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Hendrix, Jimi: Both Sides of the Sky

Though some may say that Experience Hendrix and Legacy Recordings have been scraping the barrel with unearthed Jimi Hendrix recordings in recent years, I'm of the opinion that any new Hendrix is a good thing. The late guitar god never played or recorded anything exactly the same twice, so hearing alternate, demo, and live takes of some of his more obscure material is always a fresh listening experience. Both Sides of the Sky is the third and final release in a trilogy of albums meant to uncover some of Jimi's unreleased material recorded between 1968 and 1970, and here we have 13 tracks, 10 of which have never been heard before. Sure, we've experienced "Mannish Boy", "Lover Man", "Hear My Train A Comin' " "Power of Soul", and "Stepping Stone" before, but these versions, all recorded with various line-ups at difference dates at The Record Plant by Eddie Kramer, contain plenty of alternate nuances that most Hendrix devotees will savor. With a revolving rhythm section that contained Noel Redding, Billy Cox, Buddy Miles, and Mitch Mitchell, different flavors are experienced on each track. "Hear My Train A Comin' ", from a 1969 session with Mitchell & Redding, is especially explosive, Jimi's guitar licks saturated with fuzz, wah-wah, & feedback, while "Mannish Boy" rocks with pure blues rock power & conviction. "$20 Fine", from a September 1969 session, features Stephen Stills on vocals & organ, Hendrix providing some tasty guitar riffs & solos on what is more of a mainstream rock song, but a good one at that. The awesome "Jungle" is just Jimi and Buddy Miles, the guitarist laying down some sexy melodies, his Stratocaster soaked in Univibe, while Johnny Winter guests on slide guitar for a rollicking "Things I Used to Do". Jimi's old mate Lonnie Youngblood appears on a lengthy slow blues jam "Georgia Blues", and Hendrix dons the bass for an early take on "Woodstock" alongside Stills & Miles from a September 1969 session. Fast forward a few months to early 1970 and the Band of Gypsies recorded "Send My Love to Linda", a bluesy track that skyrockets with some scorching guitar solos from Hendrix at the mid-way point, and the album concludes with a rare 1968 recording with Hendrix & Mitchell titled "Cherokee Mist". This latter piece features Jimi on sitar as well as screaming, feedback laden, whammy bar driven electric guitar. If you like the psychedelic aspect of Hendrix's playing, this one's for you.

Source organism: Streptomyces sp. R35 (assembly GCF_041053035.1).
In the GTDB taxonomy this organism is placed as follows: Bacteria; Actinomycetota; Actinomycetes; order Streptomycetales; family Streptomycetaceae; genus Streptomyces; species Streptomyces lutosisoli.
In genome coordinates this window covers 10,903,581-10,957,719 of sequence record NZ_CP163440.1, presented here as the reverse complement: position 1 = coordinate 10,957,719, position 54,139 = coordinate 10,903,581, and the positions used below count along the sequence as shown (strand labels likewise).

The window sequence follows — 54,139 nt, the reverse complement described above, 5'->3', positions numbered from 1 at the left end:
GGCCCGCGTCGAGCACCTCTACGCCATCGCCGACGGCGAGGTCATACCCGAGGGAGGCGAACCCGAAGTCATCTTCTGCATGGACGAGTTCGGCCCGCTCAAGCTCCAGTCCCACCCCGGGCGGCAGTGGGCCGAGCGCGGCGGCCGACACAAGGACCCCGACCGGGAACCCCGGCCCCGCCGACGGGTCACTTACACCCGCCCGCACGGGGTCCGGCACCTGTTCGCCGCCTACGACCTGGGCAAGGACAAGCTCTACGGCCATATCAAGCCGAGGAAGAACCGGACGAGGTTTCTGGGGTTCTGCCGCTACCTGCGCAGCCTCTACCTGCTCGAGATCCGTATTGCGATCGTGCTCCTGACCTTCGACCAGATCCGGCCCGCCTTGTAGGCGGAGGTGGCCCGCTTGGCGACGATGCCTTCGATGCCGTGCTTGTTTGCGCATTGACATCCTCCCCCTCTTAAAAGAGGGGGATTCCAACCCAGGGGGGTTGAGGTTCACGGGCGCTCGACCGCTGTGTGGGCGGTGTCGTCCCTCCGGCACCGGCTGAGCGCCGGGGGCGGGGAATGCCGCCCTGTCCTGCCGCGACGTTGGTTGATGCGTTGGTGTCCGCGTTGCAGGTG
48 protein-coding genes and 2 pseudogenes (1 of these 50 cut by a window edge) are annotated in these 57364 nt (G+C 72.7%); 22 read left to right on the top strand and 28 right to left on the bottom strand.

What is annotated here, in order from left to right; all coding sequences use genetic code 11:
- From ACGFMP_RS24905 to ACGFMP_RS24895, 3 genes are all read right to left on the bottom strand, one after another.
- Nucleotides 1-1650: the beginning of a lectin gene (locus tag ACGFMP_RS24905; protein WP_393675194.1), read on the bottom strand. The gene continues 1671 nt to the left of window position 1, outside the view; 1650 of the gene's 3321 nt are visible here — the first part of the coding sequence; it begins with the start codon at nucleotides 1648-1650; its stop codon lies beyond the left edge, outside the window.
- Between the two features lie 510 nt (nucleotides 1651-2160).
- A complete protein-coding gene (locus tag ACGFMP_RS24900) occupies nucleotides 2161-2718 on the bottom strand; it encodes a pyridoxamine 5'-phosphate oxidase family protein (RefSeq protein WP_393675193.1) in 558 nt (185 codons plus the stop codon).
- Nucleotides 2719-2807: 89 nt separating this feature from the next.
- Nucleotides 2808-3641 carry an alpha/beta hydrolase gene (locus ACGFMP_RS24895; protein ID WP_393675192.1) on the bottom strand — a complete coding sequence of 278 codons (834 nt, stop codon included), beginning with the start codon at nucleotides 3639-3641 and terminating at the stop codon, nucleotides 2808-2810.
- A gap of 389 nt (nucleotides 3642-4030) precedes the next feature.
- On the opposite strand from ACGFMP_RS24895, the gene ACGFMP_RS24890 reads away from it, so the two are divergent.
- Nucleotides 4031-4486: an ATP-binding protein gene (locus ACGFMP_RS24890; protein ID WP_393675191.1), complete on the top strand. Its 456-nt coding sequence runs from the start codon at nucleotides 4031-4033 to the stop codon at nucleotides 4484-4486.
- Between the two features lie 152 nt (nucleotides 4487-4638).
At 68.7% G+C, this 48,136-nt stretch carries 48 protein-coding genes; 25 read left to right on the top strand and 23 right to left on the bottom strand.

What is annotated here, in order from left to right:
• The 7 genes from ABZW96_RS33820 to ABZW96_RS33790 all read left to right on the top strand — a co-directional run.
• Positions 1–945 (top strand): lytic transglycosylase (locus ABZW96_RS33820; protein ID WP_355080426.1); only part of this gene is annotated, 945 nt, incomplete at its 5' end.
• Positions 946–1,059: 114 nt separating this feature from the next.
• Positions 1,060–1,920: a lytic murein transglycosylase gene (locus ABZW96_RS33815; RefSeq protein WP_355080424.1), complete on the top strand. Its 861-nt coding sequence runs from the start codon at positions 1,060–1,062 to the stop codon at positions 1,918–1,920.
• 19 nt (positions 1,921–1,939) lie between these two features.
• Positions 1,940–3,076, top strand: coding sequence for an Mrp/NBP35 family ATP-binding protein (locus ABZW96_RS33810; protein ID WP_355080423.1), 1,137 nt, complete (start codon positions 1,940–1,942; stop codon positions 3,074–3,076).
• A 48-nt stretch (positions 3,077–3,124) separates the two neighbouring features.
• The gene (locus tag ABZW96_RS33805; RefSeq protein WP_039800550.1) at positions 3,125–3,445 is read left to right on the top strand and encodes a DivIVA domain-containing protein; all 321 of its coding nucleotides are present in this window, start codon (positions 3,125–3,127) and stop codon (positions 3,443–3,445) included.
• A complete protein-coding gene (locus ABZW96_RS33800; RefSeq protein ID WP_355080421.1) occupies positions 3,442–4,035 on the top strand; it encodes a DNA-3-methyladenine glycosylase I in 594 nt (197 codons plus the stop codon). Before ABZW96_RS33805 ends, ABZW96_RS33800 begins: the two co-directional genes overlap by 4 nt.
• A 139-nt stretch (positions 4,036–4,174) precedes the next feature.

Though far from perfect, Both Sides of the Sky is, after all, Jimi Hendrix, whose leftover and long lost recordings found in the trash are leagues better than what most artists crank out over their entire careers. If you are only interested in the pristine studio efforts and all the hits, Both Sides of the Sky won't be for you, but, should you be ravenous for any shred of musical creativity from the genius that was Jimi Hendrix, this will be a mandatory purchase. The CD offers a great booklet filled with information & photos, which is an extra added bonus.

See more about this release on our recent YouTube show!

Track Listing
1) Mannish Boy
2) Lover Man
3) Hear My Train A Comin'
4) Stepping Stone
5) $20 Fine
6) Power Of Soul
7) Jungle
8) Things I Used to Do
9) Georgia Blues
10) Sweet Angel
11) Woodstock
12) Send My Love To Linda
13) Cherokee Mist

Added: March 11th 2018
Reviewer: Pete Pardo
Related Link: Artist Facebook Page
Hits: 235
Language: english

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